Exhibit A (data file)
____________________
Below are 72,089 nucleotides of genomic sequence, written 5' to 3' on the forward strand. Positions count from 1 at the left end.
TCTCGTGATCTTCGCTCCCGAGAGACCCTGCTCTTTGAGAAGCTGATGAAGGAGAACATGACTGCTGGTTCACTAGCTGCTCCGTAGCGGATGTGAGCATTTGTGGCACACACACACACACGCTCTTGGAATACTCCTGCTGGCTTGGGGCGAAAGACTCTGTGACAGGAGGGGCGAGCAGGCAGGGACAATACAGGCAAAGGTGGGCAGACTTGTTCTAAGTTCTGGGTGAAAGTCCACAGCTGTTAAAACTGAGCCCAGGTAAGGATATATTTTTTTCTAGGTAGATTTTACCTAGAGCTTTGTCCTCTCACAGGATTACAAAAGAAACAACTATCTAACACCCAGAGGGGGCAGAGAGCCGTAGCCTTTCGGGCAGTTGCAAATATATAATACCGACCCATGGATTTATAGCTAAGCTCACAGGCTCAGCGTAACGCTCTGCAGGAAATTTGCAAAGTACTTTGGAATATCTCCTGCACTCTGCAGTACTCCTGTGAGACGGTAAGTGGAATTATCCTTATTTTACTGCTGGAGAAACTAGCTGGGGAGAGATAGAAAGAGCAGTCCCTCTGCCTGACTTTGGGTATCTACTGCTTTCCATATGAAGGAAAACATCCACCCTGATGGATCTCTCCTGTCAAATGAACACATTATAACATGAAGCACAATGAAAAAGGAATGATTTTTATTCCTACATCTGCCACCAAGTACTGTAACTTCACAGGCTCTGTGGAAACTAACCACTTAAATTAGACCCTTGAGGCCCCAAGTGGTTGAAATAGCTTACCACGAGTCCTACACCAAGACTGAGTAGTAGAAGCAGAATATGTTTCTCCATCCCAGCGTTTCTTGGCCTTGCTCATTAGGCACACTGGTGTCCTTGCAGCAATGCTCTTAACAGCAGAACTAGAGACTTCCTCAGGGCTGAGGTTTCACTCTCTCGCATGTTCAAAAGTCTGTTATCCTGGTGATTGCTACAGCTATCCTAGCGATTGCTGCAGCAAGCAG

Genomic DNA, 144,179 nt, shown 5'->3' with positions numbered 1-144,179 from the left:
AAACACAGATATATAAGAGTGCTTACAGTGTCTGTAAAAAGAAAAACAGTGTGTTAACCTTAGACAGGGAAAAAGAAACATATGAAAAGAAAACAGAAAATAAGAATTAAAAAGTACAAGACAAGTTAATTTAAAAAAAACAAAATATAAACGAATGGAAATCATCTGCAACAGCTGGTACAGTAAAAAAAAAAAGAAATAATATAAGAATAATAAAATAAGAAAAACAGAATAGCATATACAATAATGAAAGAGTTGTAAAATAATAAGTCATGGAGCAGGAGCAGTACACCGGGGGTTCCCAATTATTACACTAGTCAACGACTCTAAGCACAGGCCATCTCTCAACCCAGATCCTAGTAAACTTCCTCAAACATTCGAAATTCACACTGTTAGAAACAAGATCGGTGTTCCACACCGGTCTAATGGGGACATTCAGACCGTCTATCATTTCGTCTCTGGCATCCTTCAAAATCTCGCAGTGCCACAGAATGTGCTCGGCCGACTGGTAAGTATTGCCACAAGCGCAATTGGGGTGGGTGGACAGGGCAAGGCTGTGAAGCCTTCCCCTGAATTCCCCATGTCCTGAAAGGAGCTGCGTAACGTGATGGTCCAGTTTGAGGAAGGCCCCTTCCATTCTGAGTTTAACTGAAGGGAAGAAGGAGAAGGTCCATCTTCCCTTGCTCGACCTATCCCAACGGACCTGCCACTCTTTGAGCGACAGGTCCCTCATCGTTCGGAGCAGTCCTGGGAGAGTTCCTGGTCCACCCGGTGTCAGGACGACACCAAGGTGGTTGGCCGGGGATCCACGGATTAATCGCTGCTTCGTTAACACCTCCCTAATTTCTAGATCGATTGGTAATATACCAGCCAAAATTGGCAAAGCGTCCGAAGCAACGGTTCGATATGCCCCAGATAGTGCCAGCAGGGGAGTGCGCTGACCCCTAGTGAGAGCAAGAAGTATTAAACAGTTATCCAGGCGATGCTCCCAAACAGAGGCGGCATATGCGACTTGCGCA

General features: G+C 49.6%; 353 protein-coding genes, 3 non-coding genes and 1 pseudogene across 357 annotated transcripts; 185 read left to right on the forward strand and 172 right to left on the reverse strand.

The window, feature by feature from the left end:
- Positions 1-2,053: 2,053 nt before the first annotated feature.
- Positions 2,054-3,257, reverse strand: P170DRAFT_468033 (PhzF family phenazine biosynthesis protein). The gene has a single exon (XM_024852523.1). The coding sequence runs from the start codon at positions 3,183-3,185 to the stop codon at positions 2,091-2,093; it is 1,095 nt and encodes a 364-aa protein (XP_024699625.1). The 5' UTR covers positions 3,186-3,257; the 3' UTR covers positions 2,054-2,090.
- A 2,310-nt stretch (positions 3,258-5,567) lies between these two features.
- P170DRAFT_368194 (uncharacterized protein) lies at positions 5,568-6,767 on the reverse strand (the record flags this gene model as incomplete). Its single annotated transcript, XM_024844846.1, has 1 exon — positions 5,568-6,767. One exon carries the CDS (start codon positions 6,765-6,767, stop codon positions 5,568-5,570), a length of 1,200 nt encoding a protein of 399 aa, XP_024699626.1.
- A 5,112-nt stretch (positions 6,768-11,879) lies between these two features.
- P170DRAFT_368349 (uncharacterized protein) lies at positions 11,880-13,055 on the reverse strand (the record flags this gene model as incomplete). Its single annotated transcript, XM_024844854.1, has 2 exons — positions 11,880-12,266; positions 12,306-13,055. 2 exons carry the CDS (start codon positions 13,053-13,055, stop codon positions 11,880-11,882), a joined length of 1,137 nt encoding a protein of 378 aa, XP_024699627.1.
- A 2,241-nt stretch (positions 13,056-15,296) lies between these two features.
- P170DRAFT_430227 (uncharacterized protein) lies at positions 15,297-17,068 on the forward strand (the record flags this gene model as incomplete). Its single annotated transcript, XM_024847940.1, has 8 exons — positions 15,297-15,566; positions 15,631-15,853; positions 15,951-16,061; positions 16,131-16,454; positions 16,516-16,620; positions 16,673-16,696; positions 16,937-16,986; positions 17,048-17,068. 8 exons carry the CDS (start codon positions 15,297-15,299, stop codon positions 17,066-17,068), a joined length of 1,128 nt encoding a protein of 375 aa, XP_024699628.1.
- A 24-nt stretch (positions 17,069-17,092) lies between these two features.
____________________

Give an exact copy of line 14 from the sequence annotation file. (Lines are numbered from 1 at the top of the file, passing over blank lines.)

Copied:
- P170DRAFT_430227 (uncharacterized protein) lies at positions 15,297-17,068 on the forward strand (the record flags this gene model as incomplete). Its single annotated transcript, XM_024847940.1, has 8 exons — positions 15,297-15,566; positions 15,631-15,853; positions 15,951-16,061; positions 16,131-16,454; positions 16,516-16,620; positions 16,673-16,696; positions 16,937-16,986; positions 17,048-17,068. 8 exons carry the CDS (start codon positions 15,297-15,299, stop codon positions 17,066-17,068), a joined length of 1,128 nt encoding a protein of 375 aa, XP_024699628.1.